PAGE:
How does Shoup feel as he watches a reform that he has advocated for decades reach the governor’s desk? Why, excited about the potential for new studies, of course: “It’ll provide a lot of opportunities for research, because there will be borderlines. There will be one side of the street that has parking requirements, and one side that doesn’t.”
Virtually everyone I spoke to cautioned against expecting overnight Manhattanization in either its good form (more homes) or its bad (fewer street parking spaces).
“There’s very particular circumstances in California that allow you to pull the trigger on a building with no parking, and some of those places are already free from parking rules, like San Francisco, for example,” observes Michael Manville, who studies the issue at UCLA.
“Market-rate developers building market-rate housing will always include some parking,” says Meea Kang, senior vice president at Related California, a developer that builds both market-rate and subsidized housing. Evidence from a special program in Los Angeles that allows some developers to trade parking for affordable units suggests that they would build fewer spots than the old laws required but still provide plenty of space to park. (Specifically, Manville notes that including affordable units raises the cost of market-rate units, which must come with ample parking to justify their luxury price tag.)
“The immediate change will be for people who own empty, existing buildings right now,” Kang argues. Often, older buildings are frozen out of renovation and adaptive reuse—turning an old store into a restaurant, or an old office into apartments—by the challenge of bringing parking up to code in and around an existing structure. For buildings near transit, that wouldn’t be the case anymore.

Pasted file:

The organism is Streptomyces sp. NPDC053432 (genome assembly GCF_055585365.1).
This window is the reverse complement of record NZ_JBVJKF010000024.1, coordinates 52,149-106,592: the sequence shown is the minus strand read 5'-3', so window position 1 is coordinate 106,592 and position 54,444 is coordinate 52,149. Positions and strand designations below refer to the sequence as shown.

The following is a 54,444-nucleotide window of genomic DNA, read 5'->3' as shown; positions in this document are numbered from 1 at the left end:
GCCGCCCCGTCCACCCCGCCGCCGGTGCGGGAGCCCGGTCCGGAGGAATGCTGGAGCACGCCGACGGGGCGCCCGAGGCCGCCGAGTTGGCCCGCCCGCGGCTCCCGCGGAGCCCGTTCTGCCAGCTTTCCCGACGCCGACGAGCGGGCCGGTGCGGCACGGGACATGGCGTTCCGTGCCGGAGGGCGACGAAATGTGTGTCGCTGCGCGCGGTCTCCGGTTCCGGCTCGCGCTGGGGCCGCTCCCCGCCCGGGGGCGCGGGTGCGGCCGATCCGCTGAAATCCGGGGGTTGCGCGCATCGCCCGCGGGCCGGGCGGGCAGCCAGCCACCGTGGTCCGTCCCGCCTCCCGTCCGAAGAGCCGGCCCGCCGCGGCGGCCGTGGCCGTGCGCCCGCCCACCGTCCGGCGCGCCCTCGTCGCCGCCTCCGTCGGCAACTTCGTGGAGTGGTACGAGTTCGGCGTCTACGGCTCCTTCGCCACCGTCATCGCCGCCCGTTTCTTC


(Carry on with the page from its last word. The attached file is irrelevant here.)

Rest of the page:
Restaurants would be another big winner from parking reform, says Eddie Navarrette, whose company, FE Design & Consulting, helps restaurateurs get up and running. Los Angeles’ temporary suspension of parking mandates during the pandemic has been a “major breakthrough,” but the state law would be a game-changer for mom ’n’ pops. Many food-service spaces are simply impossible to plan parking at by Los Angeles standards, he says, which require one space for every 100 square feet of restaurant—more parking space than restaurant space. That forces would-be cooks to go through a long and expensive petition process with the city, which in turn stops restaurateurs without serious financial backing from opening at all. Among other benefits, says Navarrette, parking reform would level the playing field.
The bill would also save the city government time, Navarrette suggests, since they can stop supervising the byzantine procedures attached to parking variance applications.
Something similar will happen in residential development, argues Mott Smith, chairman of the Council of Infill Builders. “We’ll see a whole blossoming of younger, smaller, community-based developers.” The expense and complication of meeting Los Angeles’ parking requirements, he says, has helped shift residential construction toward larger projects from larger companies. Expect to see changes at the margin, he suggests, where most developers embrace their new flexibility, still providing parking but stopping short of the space that triggers a whole new floor of garage. “Tens of thousands of properties are sitting basically fallow, and lots of people with a little family money and a lot of ambition are trying to make creative deals happen.”
The best news is for Californians who don’t drive. The state might finally make it legal—in some places—for developers to build apartments without parking. That seems like a pretty basic idea, but homes without parking have been illegal in most California cities for more than 50 years.